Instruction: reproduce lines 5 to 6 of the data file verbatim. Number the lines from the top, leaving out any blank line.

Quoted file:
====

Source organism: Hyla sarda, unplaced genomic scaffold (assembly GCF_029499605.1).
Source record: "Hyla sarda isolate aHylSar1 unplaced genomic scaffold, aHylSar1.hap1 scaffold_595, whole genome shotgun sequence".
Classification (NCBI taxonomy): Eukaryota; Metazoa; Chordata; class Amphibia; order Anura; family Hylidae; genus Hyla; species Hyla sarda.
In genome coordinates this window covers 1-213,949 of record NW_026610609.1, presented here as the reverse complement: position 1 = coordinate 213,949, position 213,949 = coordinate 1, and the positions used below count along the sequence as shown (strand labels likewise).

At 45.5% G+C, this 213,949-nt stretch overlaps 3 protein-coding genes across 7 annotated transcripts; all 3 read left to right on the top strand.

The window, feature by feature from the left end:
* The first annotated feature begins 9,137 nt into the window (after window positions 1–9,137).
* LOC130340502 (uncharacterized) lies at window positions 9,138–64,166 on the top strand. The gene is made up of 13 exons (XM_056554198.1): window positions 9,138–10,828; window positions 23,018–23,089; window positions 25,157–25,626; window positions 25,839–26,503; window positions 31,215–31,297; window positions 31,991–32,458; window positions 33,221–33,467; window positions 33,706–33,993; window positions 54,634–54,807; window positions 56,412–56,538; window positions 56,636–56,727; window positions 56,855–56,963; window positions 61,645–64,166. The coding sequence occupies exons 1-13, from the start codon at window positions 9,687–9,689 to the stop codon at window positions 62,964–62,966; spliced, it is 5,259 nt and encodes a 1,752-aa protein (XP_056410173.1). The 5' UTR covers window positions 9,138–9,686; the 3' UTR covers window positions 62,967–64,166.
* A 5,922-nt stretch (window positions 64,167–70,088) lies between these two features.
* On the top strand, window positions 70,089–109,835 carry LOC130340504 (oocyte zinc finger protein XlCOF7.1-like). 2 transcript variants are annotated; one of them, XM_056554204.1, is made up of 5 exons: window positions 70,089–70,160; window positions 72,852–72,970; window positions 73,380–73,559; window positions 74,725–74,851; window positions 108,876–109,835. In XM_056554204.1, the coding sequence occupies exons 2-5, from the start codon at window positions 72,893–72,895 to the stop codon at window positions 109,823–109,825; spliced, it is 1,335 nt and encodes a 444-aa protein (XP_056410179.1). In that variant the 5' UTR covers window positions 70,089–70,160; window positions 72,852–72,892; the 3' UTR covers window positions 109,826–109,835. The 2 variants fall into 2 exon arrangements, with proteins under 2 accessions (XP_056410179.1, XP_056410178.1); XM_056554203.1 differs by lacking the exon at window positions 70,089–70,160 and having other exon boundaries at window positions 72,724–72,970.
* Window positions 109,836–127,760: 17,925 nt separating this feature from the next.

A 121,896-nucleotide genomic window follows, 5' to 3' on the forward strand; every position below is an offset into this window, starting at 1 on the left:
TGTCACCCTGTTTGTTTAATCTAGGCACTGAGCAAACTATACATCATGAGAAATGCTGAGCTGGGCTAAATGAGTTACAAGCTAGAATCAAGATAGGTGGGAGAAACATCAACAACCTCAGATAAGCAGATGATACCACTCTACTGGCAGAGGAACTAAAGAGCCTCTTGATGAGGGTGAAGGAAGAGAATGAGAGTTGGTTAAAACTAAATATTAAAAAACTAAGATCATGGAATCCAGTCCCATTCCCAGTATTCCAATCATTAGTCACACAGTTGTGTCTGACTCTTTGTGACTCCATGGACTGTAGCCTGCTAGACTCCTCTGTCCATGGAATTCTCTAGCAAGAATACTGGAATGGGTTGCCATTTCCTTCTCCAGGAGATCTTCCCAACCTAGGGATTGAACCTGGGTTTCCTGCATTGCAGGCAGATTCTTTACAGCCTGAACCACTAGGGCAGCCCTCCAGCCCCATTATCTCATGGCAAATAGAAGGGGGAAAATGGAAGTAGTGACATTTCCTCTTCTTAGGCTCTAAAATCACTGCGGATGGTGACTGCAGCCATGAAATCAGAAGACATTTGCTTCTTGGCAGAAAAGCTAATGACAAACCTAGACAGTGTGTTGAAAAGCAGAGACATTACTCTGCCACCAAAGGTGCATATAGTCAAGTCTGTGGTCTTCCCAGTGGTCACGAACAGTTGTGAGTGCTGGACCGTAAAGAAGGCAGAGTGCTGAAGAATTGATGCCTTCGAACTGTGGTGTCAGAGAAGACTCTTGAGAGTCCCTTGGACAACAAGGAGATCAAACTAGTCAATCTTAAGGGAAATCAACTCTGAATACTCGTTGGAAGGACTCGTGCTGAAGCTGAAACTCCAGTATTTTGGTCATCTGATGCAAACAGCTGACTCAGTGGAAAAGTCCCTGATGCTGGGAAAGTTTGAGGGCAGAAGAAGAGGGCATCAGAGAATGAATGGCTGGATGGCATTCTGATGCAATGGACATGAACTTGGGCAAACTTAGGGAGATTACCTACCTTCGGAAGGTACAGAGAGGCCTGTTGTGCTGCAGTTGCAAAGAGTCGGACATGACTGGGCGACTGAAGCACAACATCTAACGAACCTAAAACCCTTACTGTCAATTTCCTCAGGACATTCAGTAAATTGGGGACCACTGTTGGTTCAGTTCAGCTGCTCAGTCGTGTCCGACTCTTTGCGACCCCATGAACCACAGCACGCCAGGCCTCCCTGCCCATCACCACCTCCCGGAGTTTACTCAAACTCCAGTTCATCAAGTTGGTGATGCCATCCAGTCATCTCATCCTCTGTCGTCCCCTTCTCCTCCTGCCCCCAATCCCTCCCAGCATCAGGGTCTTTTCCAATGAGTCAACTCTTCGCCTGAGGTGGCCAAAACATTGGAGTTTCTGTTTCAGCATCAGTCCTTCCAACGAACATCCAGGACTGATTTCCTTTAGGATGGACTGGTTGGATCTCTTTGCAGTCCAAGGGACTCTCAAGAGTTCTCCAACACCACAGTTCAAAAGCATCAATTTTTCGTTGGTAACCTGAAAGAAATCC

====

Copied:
At 45.5% G+C, this 213,949-nt stretch overlaps 3 protein-coding genes across 7 annotated transcripts; all 3 read left to right on the top strand.

The window, feature by feature from the left end: